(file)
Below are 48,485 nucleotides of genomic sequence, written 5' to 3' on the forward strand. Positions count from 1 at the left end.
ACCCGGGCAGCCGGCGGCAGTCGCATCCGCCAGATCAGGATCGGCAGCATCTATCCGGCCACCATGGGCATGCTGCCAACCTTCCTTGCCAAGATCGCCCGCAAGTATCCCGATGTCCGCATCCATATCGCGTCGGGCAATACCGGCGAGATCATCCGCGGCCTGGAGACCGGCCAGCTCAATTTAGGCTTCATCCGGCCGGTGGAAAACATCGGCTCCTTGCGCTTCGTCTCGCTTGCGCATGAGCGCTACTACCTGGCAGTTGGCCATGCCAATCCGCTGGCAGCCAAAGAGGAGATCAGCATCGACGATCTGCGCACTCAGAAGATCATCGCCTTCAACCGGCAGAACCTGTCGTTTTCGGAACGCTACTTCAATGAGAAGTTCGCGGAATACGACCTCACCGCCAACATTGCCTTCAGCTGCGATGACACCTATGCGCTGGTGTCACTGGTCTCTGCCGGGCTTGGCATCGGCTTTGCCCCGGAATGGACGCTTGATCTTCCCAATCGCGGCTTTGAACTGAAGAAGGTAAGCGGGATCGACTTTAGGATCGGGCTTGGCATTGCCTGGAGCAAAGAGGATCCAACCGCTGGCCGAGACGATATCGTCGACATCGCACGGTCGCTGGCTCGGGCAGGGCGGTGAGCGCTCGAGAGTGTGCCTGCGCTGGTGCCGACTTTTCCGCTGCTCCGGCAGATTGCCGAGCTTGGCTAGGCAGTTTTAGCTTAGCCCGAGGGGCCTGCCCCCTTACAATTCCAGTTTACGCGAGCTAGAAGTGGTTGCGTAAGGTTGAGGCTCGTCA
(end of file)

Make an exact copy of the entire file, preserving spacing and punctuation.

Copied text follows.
Below are 48,485 nucleotides of genomic sequence, written 5' to 3' on the forward strand. Positions count from 1 at the left end.
ACCCGGGCAGCCGGCGGCAGTCGCATCCGCCAGATCAGGATCGGCAGCATCTATCCGGCCACCATGGGCATGCTGCCAACCTTCCTTGCCAAGATCGCCCGCAAGTATCCCGATGTCCGCATCCATATCGCGTCGGGCAATACCGGCGAGATCATCCGCGGCCTGGAGACCGGCCAGCTCAATTTAGGCTTCATCCGGCCGGTGGAAAACATCGGCTCCTTGCGCTTCGTCTCGCTTGCGCATGAGCGCTACTACCTGGCAGTTGGCCATGCCAATCCGCTGGCAGCCAAAGAGGAGATCAGCATCGACGATCTGCGCACTCAGAAGATCATCGCCTTCAACCGGCAGAACCTGTCGTTTTCGGAACGCTACTTCAATGAGAAGTTCGCGGAATACGACCTCACCGCCAACATTGCCTTCAGCTGCGATGACACCTATGCGCTGGTGTCACTGGTCTCTGCCGGGCTTGGCATCGGCTTTGCCCCGGAATGGACGCTTGATCTTCCCAATCGCGGCTTTGAACTGAAGAAGGTAAGCGGGATCGACTTTAGGATCGGGCTTGGCATTGCCTGGAGCAAAGAGGATCCAACCGCTGGCCGAGACGATATCGTCGACATCGCACGGTCGCTGGCTCGGGCAGGGCGGTGAGCGCTCGAGAGTGTGCCTGCGCTGGTGCCGACTTTTCCGCTGCTCCGGCAGATTGCCGAGCTTGGCTAGGCAGTTTTAGCTTAGCCCGAGGGGCCTGCCCCCTTACAATTCCAGTTTACGCGAGCTAGAAGTGGTTGCGTAAGGTTGAGGCTCGTCA